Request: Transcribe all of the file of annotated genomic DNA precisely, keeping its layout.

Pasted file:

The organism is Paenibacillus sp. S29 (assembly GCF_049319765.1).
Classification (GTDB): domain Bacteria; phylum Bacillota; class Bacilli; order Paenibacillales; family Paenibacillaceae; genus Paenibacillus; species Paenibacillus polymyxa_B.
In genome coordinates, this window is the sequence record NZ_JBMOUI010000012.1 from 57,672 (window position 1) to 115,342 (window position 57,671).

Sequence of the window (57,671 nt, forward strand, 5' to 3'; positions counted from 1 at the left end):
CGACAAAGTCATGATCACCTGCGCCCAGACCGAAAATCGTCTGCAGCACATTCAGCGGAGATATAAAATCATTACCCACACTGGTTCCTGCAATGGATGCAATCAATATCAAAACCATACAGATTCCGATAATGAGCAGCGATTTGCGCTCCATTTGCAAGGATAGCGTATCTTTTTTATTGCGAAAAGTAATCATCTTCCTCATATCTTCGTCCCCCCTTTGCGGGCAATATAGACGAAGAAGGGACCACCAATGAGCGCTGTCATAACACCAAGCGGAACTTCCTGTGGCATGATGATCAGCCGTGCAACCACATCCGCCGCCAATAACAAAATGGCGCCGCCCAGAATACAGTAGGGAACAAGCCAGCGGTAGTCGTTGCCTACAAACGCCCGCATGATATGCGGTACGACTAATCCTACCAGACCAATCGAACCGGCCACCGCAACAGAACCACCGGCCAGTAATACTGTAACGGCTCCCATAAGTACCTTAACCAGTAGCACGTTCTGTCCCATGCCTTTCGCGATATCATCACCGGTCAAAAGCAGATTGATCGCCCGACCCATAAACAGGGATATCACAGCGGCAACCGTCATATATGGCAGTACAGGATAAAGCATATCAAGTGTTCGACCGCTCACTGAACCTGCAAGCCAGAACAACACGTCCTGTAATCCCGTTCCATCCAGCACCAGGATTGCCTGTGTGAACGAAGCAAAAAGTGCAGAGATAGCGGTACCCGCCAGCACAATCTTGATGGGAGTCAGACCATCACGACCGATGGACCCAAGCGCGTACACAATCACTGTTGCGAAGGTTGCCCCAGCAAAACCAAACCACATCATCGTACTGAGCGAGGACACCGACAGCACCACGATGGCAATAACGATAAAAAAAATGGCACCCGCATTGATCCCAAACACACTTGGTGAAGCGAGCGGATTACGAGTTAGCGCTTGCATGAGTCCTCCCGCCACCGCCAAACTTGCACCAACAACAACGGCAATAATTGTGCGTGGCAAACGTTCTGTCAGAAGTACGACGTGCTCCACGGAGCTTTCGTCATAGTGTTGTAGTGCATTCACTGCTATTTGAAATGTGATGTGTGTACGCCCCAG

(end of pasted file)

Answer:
The organism is Paenibacillus sp. S29 (assembly GCF_049319765.1).
Classification (GTDB): domain Bacteria; phylum Bacillota; class Bacilli; order Paenibacillales; family Paenibacillaceae; genus Paenibacillus; species Paenibacillus polymyxa_B.
In genome coordinates, this window is the sequence record NZ_JBMOUI010000012.1 from 57,672 (window position 1) to 115,342 (window position 57,671).

Sequence of the window (57,671 nt, forward strand, 5' to 3'; positions counted from 1 at the left end):
CGACAAAGTCATGATCACCTGCGCCCAGACCGAAAATCGTCTGCAGCACATTCAGCGGAGATATAAAATCATTACCCACACTGGTTCCTGCAATGGATGCAATCAATATCAAAACCATACAGATTCCGATAATGAGCAGCGATTTGCGCTCCATTTGCAAGGATAGCGTATCTTTTTTATTGCGAAAAGTAATCATCTTCCTCATATCTTCGTCCCCCCTTTGCGGGCAATATAGACGAAGAAGGGACCACCAATGAGCGCTGTCATAACACCAAGCGGAACTTCCTGTGGCATGATGATCAGCCGTGCAACCACATCCGCCGCCAATAACAAAATGGCGCCGCCCAGAATACAGTAGGGAACAAGCCAGCGGTAGTCGTTGCCTACAAACGCCCGCATGATATGCGGTACGACTAATCCTACCAGACCAATCGAACCGGCCACCGCAACAGAACCACCGGCCAGTAATACTGTAACGGCTCCCATAAGTACCTTAACCAGTAGCACGTTCTGTCCCATGCCTTTCGCGATATCATCACCGGTCAAAAGCAGATTGATCGCCCGACCCATAAACAGGGATATCACAGCGGCAACCGTCATATATGGCAGTACAGGATAAAGCATATCAAGTGTTCGACCGCTCACTGAACCTGCAAGCCAGAACAACACGTCCTGTAATCCCGTTCCATCCAGCACCAGGATTGCCTGTGTGAACGAAGCAAAAAGTGCAGAGATAGCGGTACCCGCCAGCACAATCTTGATGGGAGTCAGACCATCACGACCGATGGACCCAAGCGCGTACACAATCACTGTTGCGAAGGTTGCCCCAGCAAAACCAAACCACATCATCGTACTGAGCGAGGACACCGACAGCACCACGATGGCAATAACGATAAAAAAAATGGCACCCGCATTGATCCCAAACACACTTGGTGAAGCGAGCGGATTACGAGTTAGCGCTTGCATGAGTCCTCCCGCCACCGCCAAACTTGCACCAACAACAACGGCAATAATTGTGCGTGGCAAACGTTCTGTCAGAAGTACGACGTGCTCCACGGAGCTTTCGTCATAGTGTTGTAGTGCATTCACTGCTATTTGAAATGTGATGTGTGTACGCCCCAG